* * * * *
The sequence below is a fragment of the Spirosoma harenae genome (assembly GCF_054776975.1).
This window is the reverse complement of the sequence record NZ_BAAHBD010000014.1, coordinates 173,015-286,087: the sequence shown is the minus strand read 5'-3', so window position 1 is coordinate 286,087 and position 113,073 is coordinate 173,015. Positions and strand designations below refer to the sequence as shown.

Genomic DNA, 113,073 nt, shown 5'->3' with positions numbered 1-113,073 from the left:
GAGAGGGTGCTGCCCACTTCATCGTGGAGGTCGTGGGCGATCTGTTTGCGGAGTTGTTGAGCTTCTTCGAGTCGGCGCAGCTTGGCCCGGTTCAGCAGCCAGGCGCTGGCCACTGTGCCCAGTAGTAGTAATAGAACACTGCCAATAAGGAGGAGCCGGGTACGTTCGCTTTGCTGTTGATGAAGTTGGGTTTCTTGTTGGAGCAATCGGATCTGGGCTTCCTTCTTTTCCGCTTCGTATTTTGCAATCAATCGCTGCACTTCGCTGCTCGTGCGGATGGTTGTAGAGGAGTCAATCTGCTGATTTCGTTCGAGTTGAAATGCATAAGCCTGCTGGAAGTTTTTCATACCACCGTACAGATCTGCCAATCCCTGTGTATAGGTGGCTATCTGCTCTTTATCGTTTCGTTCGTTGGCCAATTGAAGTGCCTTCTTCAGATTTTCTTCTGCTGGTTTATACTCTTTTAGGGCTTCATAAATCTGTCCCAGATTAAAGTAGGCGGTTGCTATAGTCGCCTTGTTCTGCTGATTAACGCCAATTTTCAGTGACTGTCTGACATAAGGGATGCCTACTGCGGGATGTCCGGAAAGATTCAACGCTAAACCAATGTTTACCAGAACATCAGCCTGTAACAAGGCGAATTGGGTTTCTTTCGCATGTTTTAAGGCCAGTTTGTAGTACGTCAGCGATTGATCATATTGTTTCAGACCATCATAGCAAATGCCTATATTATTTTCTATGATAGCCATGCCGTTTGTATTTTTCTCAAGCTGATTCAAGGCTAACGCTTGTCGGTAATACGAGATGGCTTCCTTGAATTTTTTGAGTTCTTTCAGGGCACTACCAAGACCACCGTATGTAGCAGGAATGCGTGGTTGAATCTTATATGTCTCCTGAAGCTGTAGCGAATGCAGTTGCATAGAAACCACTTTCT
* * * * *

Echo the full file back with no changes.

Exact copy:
The sequence below is a fragment of the Spirosoma harenae genome (assembly GCF_054776975.1).
This window is the reverse complement of the sequence record NZ_BAAHBD010000014.1, coordinates 173,015-286,087: the sequence shown is the minus strand read 5'-3', so window position 1 is coordinate 286,087 and position 113,073 is coordinate 173,015. Positions and strand designations below refer to the sequence as shown.

Genomic DNA, 113,073 nt, shown 5'->3' with positions numbered 1-113,073 from the left:
GAGAGGGTGCTGCCCACTTCATCGTGGAGGTCGTGGGCGATCTGTTTGCGGAGTTGTTGAGCTTCTTCGAGTCGGCGCAGCTTGGCCCGGTTCAGCAGCCAGGCGCTGGCCACTGTGCCCAGTAGTAGTAATAGAACACTGCCAATAAGGAGGAGCCGGGTACGTTCGCTTTGCTGTTGATGAAGTTGGGTTTCTTGTTGGAGCAATCGGATCTGGGCTTCCTTCTTTTCCGCTTCGTATTTTGCAATCAATCGCTGCACTTCGCTGCTCGTGCGGATGGTTGTAGAGGAGTCAATCTGCTGATTTCGTTCGAGTTGAAATGCATAAGCCTGCTGGAAGTTTTTCATACCACCGTACAGATCTGCCAATCCCTGTGTATAGGTGGCTATCTGCTCTTTATCGTTTCGTTCGTTGGCCAATTGAAGTGCCTTCTTCAGATTTTCTTCTGCTGGTTTATACTCTTTTAGGGCTTCATAAATCTGTCCCAGATTAAAGTAGGCGGTTGCTATAGTCGCCTTGTTCTGCTGATTAACGCCAATTTTCAGTGACTGTCTGACATAAGGGATGCCTACTGCGGGATGTCCGGAAAGATTCAACGCTAAACCAATGTTTACCAGAACATCAGCCTGTAACAAGGCGAATTGGGTTTCTTTCGCATGTTTTAAGGCCAGTTTGTAGTACGTCAGCGATTGATCATATTGTTTCAGACCATCATAGCAAATGCCTATATTATTTTCTATGATAGCCATGCCGTTTGTATTTTTCTCAAGCTGATTCAAGGCTAACGCTTGTCGGTAATACGAGATGGCTTCCTTGAATTTTTTGAGTTCTTTCAGGGCACTACCAAGACCACCGTATGTAGCAGGAATGCGTGGTTGAATCTTATATGTCTCCTGAAGCTGTAGCGAATGCAGTTGCATAGAAACCACTTTCT